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Fear of the walking dead: The American Police State takes aim


Zombie apocalypse

(NaturalNews)

"Fear is a primitive impulse, brainless as hunger, and because the aim of horror fiction is the production of the deepest kinds of fears, the genre tends to reinforce some remarkably uncivilized ideas about self-protection. In the current crop of zombie stories, the prevailing value for the beleaguered survivors is a sort of siege mentality, a vigilance so constant and unremitting that it's indistinguishable from the purest paranoia."[1]— Terrence Rafferty, New York Times

The zombies are back. They are hungry. And they are lurking around every corner.

In Kansas, Governor Sam Brownback has declared October "Zombie Preparedness Month"[2] in an effort to help the public prepare for a possible zombie outbreak. (Story by John W. Whitehead, republished from Rutherford.org.)

In New York, researchers at Cornell University have concluded that the best place to hide from the walking dead is the northern Rocky Mountains region.[3]

And in Washington, DC, the Centers for Disease Control and Prevention have put together a zombie apocalypse preparation kit "that details everything you would need to have on hand in the event the living dead showed up at your front door."

The undead are also wreaking havoc at gun shows[4], battling corsets in forthcoming movie blockbusters such as Pride and Prejudice and Zombies, running for their lives in 5K charity races,[5] and even putting government agents through their paces in mock military drills[6] arranged by the Dept. of Defense (DOD) and the Center for Disease Control (CDC).

The zombie narrative, popularized by the hit television series The Walking Dead,[7] in which a small group of Americans attempt to survive in a zombie-ridden, post-apocalyptic world where they're not only fighting off flesh-eating ghouls but cannibalistic humans, plays to our fears and paranoia.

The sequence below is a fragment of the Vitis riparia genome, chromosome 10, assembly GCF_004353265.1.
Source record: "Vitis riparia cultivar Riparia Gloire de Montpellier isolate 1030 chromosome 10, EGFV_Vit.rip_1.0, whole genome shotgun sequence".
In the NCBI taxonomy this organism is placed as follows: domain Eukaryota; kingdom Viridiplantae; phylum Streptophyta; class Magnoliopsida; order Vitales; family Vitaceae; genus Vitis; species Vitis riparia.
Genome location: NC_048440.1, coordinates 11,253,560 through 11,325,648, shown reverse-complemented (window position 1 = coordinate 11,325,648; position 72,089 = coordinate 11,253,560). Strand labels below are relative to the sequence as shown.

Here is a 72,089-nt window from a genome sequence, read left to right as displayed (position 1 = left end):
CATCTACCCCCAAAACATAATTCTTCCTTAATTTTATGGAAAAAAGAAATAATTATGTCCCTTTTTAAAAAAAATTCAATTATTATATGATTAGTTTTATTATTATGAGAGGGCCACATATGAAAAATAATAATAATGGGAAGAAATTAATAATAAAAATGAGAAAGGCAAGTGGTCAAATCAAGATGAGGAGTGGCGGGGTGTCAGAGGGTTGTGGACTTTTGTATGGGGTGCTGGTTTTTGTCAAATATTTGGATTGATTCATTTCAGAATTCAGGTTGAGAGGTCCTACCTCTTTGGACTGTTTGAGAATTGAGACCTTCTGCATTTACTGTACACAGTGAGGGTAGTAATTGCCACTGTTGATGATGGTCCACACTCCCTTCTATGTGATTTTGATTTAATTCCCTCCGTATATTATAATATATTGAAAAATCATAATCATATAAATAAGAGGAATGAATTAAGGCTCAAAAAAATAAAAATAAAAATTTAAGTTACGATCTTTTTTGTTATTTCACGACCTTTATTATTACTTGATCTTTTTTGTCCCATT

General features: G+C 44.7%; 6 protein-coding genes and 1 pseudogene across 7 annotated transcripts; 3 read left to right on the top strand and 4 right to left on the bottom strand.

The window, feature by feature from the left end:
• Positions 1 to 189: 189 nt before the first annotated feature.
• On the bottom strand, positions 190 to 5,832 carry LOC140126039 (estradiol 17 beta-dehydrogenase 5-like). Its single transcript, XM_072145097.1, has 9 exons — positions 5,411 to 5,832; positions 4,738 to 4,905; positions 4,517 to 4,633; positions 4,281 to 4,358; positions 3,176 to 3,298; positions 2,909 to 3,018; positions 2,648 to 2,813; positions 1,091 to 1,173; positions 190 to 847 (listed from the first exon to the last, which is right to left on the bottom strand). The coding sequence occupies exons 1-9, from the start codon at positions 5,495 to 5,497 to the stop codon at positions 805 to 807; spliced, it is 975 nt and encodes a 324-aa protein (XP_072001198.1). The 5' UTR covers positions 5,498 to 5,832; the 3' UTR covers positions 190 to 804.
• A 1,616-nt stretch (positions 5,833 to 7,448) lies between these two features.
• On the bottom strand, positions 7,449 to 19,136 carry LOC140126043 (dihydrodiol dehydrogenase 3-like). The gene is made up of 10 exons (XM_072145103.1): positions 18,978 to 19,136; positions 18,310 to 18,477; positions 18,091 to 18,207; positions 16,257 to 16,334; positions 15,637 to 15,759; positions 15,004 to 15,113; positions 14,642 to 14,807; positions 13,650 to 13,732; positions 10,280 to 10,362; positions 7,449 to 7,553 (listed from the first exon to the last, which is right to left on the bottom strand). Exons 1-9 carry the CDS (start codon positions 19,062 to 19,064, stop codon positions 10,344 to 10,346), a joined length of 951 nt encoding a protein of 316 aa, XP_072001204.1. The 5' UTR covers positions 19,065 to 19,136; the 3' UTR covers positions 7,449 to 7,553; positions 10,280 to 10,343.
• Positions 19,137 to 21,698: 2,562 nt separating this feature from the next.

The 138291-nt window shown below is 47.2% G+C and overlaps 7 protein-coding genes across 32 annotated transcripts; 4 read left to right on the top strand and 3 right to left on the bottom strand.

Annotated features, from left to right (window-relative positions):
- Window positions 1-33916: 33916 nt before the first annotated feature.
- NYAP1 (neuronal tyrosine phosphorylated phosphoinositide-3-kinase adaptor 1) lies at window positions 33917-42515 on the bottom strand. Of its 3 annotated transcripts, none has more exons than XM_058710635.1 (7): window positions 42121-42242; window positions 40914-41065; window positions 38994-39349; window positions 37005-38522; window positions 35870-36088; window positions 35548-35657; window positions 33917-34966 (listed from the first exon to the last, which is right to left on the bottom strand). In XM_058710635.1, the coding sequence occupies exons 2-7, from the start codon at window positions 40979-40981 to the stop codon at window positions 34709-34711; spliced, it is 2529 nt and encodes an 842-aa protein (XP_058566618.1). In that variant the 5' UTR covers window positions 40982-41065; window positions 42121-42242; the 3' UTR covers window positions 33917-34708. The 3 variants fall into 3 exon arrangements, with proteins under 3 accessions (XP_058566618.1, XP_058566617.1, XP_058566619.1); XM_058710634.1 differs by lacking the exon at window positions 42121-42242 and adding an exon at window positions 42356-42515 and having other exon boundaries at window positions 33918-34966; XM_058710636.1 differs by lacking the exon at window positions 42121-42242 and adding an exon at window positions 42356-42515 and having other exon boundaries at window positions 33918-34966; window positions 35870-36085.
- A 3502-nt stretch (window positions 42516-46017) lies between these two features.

Yet as journalist Syreeta McFadden points out, while dystopian stories used to reflect our anxieties, now they reflect our reality,[8] mirroring how we as a nation view the world around us, how we as citizens view each other, and most of all how our government views us.

Fear the Walking Dead—AMC's new spinoff of its popular Walking Dead series—drives this point home by dialing back the clock to when the zombie outbreak first appears and setting viewers down in the midst of societal unrest not unlike our own experiences of the past year ("a bunch of weird incidents, police protests, riots, and ... rapid social entropy"). Then, as Forbes reports, "the military showed up and we fast-forwarded into an ad hoc police state with no glimpse at what was happening in the world around our main cast of hapless survivors."

Forbes found Fear's quick shift into a police state to be far-fetched, but anyone who has been paying attention in recent years knows that the groundwork has already been laid for the government—i.e., the military—to intervene and lock down the nation[9] in the event of a national disaster.

Recognizing this, the Atlantic notes: "The villains of [Fear the Walking Dead] aren't the zombies, who rarely appear, but the U.S. military, who sweep into an L.A. suburb to quarantine the survivors. Zombies are, after all, a recognizable threat—but Fear plumbs drama and horror from the betrayal by institutions designed to keep people safe."

We've been so hounded in recent years with dire warnings about terrorist attacks, Ebola pandemics, economic collapse, environmental disasters, and militarized police that it's no wonder millions of Americans have turned to zombie fiction as a way to "envision how we and our own would thrive if everything went to hell and we lost all our societal supports." As Time magazine reporter James Poniewozik phrases it, the "apocalyptic drama lets us face the end of the world once a week and live."

Here's the curious thing, however: while zombies may be the personification of our darkest fears, they embody the government's paranoia about the citizenry as potential threats that need to be monitored, tracked, surveilled, sequestered, deterred, vanquished and rendered impotent.

Read the rest of the article at Rutherford.org.

Sources:

[1] NYTimes.com

[2] Kansas.com

[3] LiveScience.com

[4] Money.CNN.com

[5] DesertSun.com

[6] PostBulletin.com

[7] Mcall.com

[8] TheGuardian.com

[9] PSMag.com

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